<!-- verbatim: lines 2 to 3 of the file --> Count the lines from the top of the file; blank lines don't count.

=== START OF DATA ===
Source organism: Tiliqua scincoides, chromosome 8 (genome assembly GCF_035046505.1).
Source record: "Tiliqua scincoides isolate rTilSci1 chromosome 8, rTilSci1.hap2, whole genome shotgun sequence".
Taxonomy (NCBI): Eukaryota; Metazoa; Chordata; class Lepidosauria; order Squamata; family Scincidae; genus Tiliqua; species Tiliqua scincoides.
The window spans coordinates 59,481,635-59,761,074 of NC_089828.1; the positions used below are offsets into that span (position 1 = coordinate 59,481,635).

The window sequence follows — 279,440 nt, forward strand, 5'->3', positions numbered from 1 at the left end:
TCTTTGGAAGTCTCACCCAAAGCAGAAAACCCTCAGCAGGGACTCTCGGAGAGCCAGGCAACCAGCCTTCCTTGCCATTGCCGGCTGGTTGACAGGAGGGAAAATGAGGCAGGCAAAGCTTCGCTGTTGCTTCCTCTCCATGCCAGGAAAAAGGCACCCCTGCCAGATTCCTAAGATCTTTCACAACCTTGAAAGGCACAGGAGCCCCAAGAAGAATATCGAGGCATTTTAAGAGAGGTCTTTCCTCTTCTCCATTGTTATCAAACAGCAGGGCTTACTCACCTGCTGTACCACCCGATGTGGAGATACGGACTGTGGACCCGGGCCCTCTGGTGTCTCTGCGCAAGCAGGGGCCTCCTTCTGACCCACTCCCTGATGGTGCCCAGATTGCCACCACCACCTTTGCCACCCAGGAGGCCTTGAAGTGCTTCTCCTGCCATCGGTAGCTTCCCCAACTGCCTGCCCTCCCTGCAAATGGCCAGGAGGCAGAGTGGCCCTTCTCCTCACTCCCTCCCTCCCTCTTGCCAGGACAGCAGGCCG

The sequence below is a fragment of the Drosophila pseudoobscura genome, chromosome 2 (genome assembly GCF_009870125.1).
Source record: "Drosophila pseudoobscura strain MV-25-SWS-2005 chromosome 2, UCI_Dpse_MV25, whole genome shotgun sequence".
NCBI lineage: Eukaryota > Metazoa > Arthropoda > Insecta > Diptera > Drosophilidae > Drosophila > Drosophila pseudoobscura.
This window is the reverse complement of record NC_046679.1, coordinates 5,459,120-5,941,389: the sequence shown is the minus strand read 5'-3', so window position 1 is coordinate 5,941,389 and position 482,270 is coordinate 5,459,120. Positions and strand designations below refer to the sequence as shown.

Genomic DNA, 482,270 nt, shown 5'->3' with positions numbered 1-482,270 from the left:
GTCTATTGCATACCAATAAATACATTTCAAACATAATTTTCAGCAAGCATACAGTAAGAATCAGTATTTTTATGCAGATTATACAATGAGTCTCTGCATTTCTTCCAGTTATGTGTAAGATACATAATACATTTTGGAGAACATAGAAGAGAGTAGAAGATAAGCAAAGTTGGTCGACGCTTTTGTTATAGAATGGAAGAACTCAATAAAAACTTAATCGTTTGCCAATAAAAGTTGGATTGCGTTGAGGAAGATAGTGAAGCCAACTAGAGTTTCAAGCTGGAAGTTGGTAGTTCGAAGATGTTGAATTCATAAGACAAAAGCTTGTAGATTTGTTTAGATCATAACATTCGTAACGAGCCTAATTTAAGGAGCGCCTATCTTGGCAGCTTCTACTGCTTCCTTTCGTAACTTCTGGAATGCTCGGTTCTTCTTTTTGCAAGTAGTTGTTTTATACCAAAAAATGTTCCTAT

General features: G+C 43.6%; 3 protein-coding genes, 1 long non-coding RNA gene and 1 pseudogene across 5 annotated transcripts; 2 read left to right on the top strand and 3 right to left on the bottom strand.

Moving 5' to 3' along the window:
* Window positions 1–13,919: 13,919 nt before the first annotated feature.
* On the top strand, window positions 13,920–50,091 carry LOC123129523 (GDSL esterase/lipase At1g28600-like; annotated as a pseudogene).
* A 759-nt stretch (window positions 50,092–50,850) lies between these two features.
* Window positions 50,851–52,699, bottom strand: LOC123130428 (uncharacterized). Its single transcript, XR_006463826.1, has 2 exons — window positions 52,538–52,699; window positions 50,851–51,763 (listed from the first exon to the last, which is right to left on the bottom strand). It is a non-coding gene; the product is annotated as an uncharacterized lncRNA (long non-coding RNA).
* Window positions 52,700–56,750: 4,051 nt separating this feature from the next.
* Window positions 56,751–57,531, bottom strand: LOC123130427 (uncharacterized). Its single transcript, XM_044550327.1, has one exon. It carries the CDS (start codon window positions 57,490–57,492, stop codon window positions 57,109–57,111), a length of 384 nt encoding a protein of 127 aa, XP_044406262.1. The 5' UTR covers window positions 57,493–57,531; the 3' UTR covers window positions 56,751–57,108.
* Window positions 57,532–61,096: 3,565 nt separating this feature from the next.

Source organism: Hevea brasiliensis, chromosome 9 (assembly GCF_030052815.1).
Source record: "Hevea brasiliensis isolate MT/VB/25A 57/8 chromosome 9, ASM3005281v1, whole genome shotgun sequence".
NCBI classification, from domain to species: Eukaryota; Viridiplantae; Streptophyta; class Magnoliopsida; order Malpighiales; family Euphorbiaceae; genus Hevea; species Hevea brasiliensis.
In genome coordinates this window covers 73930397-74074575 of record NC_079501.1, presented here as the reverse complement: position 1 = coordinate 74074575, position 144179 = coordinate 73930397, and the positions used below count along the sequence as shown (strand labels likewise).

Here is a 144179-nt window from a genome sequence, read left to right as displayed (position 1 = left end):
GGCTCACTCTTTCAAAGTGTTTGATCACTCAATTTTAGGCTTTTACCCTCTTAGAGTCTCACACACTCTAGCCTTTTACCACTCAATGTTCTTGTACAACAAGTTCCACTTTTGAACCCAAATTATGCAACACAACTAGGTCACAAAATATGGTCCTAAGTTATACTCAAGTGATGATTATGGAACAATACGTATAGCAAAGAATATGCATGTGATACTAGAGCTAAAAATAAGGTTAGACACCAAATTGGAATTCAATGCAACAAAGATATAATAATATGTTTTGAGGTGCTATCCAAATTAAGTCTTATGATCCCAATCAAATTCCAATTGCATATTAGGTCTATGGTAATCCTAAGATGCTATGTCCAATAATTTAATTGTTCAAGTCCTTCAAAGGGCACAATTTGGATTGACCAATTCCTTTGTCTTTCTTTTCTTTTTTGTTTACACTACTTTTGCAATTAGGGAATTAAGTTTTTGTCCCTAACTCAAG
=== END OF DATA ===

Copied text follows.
Source record: "Tiliqua scincoides isolate rTilSci1 chromosome 8, rTilSci1.hap2, whole genome shotgun sequence".
Taxonomy (NCBI): Eukaryota; Metazoa; Chordata; class Lepidosauria; order Squamata; family Scincidae; genus Tiliqua; species Tiliqua scincoides.